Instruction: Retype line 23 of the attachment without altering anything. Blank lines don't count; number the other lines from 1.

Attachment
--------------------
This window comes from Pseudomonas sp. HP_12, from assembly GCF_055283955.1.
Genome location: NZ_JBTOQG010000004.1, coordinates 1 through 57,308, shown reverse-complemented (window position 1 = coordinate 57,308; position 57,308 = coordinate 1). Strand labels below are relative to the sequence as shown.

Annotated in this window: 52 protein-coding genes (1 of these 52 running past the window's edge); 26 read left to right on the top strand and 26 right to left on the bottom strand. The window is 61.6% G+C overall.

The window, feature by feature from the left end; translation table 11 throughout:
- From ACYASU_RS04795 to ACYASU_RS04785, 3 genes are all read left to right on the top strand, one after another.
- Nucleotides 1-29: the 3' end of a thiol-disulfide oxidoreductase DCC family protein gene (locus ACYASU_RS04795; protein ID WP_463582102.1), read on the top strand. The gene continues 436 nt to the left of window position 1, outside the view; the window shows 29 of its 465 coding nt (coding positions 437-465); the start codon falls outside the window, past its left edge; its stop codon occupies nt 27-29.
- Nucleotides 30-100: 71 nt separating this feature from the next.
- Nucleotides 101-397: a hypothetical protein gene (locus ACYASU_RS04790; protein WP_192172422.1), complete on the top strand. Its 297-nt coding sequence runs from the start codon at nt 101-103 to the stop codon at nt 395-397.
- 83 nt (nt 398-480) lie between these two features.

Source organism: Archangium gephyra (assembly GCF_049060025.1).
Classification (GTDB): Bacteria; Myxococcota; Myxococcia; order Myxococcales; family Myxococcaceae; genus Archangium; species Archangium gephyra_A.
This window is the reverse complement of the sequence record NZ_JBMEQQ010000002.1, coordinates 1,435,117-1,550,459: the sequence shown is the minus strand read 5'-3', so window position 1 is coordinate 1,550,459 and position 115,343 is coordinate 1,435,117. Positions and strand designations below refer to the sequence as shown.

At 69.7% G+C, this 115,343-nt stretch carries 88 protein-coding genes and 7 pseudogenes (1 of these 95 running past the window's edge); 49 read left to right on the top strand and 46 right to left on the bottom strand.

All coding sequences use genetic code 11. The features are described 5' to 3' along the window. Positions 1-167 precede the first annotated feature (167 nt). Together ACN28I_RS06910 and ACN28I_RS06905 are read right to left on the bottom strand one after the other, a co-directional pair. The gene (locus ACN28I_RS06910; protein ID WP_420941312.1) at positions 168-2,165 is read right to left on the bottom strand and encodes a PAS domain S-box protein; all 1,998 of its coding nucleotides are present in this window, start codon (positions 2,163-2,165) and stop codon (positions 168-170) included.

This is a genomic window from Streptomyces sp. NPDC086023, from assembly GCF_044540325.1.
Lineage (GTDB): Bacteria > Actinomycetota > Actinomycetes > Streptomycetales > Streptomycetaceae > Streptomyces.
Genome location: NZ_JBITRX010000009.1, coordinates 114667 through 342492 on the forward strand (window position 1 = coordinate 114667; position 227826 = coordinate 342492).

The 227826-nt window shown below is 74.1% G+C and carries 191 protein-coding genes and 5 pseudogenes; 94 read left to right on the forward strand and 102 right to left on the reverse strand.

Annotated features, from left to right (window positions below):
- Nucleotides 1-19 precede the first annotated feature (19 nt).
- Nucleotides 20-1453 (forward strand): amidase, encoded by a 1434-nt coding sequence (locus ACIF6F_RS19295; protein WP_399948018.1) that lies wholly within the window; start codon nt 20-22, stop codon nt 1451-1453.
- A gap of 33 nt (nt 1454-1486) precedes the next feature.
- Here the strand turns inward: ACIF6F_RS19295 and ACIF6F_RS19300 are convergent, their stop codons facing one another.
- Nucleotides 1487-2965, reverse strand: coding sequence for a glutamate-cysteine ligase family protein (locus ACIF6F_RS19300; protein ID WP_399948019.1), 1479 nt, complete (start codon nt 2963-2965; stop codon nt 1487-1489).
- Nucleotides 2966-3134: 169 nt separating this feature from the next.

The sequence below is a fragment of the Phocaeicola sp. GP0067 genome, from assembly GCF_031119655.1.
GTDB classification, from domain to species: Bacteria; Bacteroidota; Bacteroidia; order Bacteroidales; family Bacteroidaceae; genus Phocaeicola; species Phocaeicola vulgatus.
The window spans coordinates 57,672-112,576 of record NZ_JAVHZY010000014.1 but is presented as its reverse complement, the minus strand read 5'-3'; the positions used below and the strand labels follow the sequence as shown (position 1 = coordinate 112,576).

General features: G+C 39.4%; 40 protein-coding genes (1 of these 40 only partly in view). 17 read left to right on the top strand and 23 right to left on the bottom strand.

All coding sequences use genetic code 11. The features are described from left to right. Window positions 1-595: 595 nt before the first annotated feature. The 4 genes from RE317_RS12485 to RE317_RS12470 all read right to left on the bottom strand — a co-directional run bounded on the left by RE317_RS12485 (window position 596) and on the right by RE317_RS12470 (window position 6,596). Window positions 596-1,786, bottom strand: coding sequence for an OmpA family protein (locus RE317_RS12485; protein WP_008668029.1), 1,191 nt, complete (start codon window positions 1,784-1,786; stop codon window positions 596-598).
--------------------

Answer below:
- Here the strand turns inward: ACIF6F_RS19295 and ACIF6F_RS19300 are convergent, their stop codons facing one another.